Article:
Conflict Kitchen is a take-out restaurant in Pittsburgh, PA, that only serves cuisine from countries with which the United States is in conflict.
What a brilliant idea!
The food is served out of a take-out-style storefront that rotates identities every six months to highlight another country. Since opening in 2010, Conflict Kitchen has served food from Iran, Afghanistan, Venezuela, Cuba and soon, North Korea.† It grew out of the Waffle Shop, a restaurant and art project started by Carnegie Mellon University art professor Jon Rubin.
Everything at Conflict Kitchen costs $5, cash only. But it’s not just about the food, as the Los Angeles Times explains:
“Our desire is to not to simplify, but to complicate the way … people think about another country,” said Rubin, an artist who hit upon the idea for Conflict Kitchen as he and Weleski (his co-owner) were trying to decide how to use the tiny storefront adjacent to Rubin’s Waffle Shop diner, which opened in 2008.
“We wanted to do takeout because we wanted to engage with people on the street, and we didn’t really have room for sit-down,” said Weleski, a former art student of Rubin’s who went on to manage the Waffle Shop.
Each iteration of the project is augmented by events, performances, and discussions that seek to expand the engagement the public has with the culture, politics, and issues at stake within the focus country. These events have included live international Skype dinner parties between citizens of Pittsburgh and young professionals in Tehran, Iran; documentary filmmakers in Kabul, Afghanistan; and community radio activists in Caracas, Venezuela.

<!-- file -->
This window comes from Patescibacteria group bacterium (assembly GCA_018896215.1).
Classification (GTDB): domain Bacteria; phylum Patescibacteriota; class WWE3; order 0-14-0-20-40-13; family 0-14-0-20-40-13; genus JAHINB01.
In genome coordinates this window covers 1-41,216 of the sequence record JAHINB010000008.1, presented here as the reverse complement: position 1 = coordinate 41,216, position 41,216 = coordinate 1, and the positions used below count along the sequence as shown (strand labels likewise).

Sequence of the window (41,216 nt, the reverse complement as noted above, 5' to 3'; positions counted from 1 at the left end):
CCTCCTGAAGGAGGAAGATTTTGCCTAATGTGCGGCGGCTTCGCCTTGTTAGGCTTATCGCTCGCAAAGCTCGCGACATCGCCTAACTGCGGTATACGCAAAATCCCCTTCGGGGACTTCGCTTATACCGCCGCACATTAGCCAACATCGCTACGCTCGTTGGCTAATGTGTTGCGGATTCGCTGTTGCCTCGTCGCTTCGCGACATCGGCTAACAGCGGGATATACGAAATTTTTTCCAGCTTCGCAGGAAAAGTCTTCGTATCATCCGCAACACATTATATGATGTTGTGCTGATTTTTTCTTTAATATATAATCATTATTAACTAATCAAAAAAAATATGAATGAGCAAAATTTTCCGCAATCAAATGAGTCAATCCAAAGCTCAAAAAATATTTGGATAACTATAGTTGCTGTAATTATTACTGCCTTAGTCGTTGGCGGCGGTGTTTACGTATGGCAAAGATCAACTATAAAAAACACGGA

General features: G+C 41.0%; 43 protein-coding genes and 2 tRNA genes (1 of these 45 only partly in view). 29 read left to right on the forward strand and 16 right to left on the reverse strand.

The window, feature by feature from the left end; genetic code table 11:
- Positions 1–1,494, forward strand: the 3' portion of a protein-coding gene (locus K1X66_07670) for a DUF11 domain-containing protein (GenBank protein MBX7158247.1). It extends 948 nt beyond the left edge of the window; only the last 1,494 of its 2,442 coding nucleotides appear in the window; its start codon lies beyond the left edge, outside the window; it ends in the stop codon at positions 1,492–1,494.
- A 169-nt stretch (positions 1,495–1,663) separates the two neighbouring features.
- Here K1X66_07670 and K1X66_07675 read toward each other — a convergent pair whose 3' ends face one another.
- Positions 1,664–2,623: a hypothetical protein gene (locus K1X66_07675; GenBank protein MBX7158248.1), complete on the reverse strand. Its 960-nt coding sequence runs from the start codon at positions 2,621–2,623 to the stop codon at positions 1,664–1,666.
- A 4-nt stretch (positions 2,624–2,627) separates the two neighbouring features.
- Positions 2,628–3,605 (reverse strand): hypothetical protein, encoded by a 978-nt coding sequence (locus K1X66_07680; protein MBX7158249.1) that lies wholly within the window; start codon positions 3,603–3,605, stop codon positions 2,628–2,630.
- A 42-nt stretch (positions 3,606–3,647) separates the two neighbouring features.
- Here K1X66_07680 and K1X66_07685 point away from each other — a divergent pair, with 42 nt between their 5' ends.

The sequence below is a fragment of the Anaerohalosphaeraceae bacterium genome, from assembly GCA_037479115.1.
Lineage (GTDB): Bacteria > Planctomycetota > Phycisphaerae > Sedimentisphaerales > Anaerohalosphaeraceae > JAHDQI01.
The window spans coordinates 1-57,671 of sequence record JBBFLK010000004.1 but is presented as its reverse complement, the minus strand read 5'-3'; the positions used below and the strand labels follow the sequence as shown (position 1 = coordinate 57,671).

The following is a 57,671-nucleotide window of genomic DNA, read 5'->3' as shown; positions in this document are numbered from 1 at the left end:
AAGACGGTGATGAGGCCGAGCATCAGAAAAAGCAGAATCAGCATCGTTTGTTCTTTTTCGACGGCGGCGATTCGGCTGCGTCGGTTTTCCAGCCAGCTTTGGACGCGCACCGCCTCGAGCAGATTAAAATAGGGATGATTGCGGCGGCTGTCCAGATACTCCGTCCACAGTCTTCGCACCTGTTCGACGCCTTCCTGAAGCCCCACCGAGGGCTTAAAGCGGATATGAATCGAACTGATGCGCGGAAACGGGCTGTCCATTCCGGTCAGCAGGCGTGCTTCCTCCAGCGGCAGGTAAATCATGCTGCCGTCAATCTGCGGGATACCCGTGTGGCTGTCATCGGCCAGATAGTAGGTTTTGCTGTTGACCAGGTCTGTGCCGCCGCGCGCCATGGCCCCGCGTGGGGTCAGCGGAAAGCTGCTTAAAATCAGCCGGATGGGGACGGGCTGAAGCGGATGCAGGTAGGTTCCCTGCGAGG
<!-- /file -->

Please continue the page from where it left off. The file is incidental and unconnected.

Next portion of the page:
Here’s how the Los Angeles Times described a recent U.S – Iran event, featuring khoresht fesanjan, chicken in a thick stew incorporating pomegranate juice and ground walnuts; a rice-based dish called tahdig; a spicy stew, khoresht gormeh; and stacks of barbari bread:
Sayre (the chef) placed the dishes on a table set in the nightclub adjoining the Conflict Kitchen, where the dinner party was being held and where a technician was trying to make contact with the Tehran-based host, an artist friend of Rubin’s. As the doors opened at noon, guests streamed in and began dishing food onto plates and sitting at one of the long tables set up to accommodate about 60 people.
In Tehran, diners gathered in a similarly appointed room, before the exact same meal, and before long, bilingual diners were helping the distant groups talk to each other through microphones passed around the tables. Conversation ranged from America’s obsession with Batman to Iranian views of Occupy Wall Street, and it pointed up some similarities between the Iranians and the Americans: distrust of media and government, for instance.
Awesome idea! Click here to see more of the beautiful storefronts from Conflict Kitchen. And next time you’re in Pittsburgh, you know where to grab lunch!
Photo Credit: studioforcreativeinquiry
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